While the geosciences are interdisciplinary in nature, they are not demographically diverse, which challenges the future viability and relevance of the geosciences. Causes and potential solutions for this deficiency have been proposed for several decades, but diversity within the geosciences has barely changed in that time. Dominant cultural, historical, and socioeconomic factors contribute to the lack of diversity and those factors only change slowly over generations. Solutions proposed for more immediate changes have been ineffective. Providing specific emotional support to those who are systemically non-dominant (SND) will be more impactful in improving diversity and inclusion within the geosciences. Specifically, we focus on intergroup emotions, which can be pleasant or unpleasant emotions that individuals feel due to their identification with one or more social groups. Using the Intergroup Emotions Theory, we argue that diversity and inclusion can be improved by helping those who are SND minimize undesirable emotions that arise when their group memberships are perceived to be negative. We end by making recommendations based on available research, yet we strongly call on the geoscience community to conduct further discipline-based research in this crucial area in the near future.
COVID-19’s impact on society and our daily habits has been unprecedented. With a decrease in vehicular traffic and industrial production, a decrease in local emissions was expected to occur. In order to capture any trends in ambient trace gas concentrations, approximately one thousand whole air samples were collected in intervals across the United States from April to July 2020 as part of the NASA Student Airborne Research Program (SARP). These samples were then analyzed by the UCI Rowland-Blake Lab using multi-column gas chromatography for over one hundred unique trace gases, including methane, non-methane hydrocarbons, and halocarbons, as described in Colman et al. (2001) and Barletta et al. (2002). Initial samples collected in April coincided with the peak of stay-at-home/social distancing orders in most states while samples collected later in the spring and early summer reflect the easing of these measures and initial state reopenings. Overall trends in emissions over time in select metropolitan areas will be discussed and compared to trends observed across the entire United States.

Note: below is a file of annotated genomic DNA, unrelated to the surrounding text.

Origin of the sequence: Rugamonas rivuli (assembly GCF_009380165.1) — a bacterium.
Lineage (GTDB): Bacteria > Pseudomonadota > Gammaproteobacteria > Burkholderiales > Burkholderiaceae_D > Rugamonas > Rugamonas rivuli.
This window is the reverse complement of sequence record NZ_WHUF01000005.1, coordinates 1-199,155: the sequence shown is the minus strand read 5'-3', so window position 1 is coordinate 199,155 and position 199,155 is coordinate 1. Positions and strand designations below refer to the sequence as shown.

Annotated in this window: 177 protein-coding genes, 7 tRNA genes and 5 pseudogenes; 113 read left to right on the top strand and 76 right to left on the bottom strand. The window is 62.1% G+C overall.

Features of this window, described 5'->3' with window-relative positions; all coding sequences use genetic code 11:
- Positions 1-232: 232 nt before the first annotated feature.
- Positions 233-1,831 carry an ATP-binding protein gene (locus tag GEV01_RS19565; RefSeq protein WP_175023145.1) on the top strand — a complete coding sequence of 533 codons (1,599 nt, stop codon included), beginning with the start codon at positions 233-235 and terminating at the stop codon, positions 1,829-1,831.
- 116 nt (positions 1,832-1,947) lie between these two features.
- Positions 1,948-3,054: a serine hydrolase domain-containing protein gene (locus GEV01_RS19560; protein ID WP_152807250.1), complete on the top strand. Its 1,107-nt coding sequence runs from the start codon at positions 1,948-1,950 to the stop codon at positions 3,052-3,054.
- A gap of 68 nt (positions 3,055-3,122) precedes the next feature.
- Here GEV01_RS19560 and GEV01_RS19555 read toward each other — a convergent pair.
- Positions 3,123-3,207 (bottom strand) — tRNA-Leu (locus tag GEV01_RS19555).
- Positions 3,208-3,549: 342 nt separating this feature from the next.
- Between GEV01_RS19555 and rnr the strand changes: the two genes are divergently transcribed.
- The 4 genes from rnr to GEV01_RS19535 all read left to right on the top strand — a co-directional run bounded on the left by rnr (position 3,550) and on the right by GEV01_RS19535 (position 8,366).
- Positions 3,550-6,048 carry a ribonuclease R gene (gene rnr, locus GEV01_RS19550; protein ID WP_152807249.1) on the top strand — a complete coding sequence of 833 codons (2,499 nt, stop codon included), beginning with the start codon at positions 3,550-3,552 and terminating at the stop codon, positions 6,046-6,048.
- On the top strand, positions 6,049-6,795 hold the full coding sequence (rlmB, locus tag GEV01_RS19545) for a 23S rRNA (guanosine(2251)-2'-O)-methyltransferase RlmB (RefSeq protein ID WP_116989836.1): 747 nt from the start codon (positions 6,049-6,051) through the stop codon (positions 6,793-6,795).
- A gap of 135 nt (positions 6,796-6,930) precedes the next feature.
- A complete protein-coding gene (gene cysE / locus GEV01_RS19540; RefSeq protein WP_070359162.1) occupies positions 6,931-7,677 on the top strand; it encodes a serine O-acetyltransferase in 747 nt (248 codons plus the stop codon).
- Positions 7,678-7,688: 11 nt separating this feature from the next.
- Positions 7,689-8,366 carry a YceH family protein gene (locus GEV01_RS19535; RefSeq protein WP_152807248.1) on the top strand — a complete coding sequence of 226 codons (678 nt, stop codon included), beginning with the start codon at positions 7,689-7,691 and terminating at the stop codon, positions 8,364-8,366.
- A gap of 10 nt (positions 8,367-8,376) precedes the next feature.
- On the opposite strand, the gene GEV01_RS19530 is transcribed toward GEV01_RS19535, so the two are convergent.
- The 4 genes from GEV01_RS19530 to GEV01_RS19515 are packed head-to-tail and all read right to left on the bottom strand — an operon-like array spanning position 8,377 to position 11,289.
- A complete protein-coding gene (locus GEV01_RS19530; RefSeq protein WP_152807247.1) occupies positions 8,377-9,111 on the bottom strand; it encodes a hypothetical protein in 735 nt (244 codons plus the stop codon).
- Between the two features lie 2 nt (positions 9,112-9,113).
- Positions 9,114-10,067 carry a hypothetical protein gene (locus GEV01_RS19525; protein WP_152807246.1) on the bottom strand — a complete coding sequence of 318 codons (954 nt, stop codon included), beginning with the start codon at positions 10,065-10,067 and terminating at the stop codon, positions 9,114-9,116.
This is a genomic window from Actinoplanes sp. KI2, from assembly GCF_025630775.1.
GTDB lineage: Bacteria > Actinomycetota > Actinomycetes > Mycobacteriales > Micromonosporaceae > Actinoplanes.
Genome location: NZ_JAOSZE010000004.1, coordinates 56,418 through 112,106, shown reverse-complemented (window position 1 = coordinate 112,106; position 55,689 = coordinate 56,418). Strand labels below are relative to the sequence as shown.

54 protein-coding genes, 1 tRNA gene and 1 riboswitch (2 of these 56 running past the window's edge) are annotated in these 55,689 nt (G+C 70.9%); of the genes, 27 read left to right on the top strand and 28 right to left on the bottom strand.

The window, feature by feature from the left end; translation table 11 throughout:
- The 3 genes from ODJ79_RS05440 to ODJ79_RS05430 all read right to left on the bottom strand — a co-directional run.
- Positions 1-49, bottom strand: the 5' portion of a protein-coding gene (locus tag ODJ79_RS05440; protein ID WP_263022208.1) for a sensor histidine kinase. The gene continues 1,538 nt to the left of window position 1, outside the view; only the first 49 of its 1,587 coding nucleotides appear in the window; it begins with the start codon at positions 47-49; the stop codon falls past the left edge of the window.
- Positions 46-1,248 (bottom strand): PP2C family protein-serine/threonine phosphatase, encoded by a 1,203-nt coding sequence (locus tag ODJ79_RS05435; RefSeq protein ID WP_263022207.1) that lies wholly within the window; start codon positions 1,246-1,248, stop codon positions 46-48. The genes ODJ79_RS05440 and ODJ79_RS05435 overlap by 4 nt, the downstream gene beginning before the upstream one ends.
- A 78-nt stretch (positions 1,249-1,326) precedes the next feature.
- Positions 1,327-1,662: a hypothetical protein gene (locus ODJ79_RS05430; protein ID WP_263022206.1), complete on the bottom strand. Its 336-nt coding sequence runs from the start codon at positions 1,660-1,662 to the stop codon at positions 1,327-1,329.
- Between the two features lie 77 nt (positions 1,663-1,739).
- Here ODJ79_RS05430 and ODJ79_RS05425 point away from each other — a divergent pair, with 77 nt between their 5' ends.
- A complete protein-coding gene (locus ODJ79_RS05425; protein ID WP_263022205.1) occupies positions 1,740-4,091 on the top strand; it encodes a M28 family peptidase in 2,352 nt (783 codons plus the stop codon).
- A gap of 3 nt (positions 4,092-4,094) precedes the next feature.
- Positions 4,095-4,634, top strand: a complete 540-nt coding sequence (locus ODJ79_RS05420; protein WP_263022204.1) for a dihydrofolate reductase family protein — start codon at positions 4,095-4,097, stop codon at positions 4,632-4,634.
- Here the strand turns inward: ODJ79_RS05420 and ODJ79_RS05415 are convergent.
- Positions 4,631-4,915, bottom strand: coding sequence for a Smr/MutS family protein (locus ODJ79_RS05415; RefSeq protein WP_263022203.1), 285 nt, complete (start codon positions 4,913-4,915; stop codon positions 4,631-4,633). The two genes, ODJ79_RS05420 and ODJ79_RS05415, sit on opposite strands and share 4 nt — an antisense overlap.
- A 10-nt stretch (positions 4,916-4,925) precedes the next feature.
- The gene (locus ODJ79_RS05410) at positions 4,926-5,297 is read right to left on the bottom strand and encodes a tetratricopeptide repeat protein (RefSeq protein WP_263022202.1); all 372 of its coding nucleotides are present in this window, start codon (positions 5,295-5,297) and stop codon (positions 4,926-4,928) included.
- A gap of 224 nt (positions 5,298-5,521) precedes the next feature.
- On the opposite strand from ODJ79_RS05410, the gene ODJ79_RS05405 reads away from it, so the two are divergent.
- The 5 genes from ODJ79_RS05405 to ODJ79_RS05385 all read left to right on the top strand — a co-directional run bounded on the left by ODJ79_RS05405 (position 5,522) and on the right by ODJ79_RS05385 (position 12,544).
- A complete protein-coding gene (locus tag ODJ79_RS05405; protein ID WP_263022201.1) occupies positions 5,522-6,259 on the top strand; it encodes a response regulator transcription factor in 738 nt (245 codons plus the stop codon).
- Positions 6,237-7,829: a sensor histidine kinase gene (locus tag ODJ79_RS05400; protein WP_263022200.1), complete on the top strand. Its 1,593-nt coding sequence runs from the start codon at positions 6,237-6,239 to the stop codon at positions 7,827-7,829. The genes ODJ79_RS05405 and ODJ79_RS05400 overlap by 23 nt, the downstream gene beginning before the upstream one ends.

The 3D Printed Magnetosphere Project is a collaboration between Aurorasaurus and the NASA STEAM Innovation Lab, both partners of the NASA Space Science Education Consortium (NSSEC). The Earth’s magnetosphere is a complex, multifaceted, and intangible system that poses unique challenges to science communication and education. Two-dimensional diagrams inherently oversimplify its structure and processes, leading to misunderstood or incomplete understandings of the physics involved. In addition, diagrams lack tactile accessibility, excluding some learners. While three-dimensional tactile models with nested components are classic tools for illustrating biological and geophysical concepts, similar models have not yet been created for the magnetosphere. This project is an effort to create the first physical, open-source, customizable, three-dimensional, and 3D-printed model of the magnetosphere. We provide a NASA STEAM Lab Exploration Idea Profile detailing the current scope and future potential for the product. Our preliminary model is intended to provide a starting template that illustrates the following basic structures: the magnetosheath; an equatorial cross-section; a torus representing the outer radiation belt; the ring current; and Earth, including the crust, mantles, core, and aurora. The magnetosheath will be hinged and open on the x-axis like a case or shell, revealing the other structures nested inside. The components will be removable, and the radiation belt and Earth will have the capability of opening to reveal interior structures. The printable model will be shared with the Maker community, enabling customization to illustrate specific concepts, add classroom features, and provide tactile accessibility for learners with low vision. In addition, crowdsourced expertise from the space physics and Maker communities will contribute greatly to further refinements. This presentation will provide an overview of the model and explore its potential applications. These could include better contextualizing not only physics concepts, but missions like the NASA Magnetospheric Multiscale Mission (MMS) launched in 2015 to study the Earth’s magnetosphere, using four identical spacecraft flying in a tetrahedral formation. It is currently exploring magnetic reconnection, one of the mechanisms that causes aurora.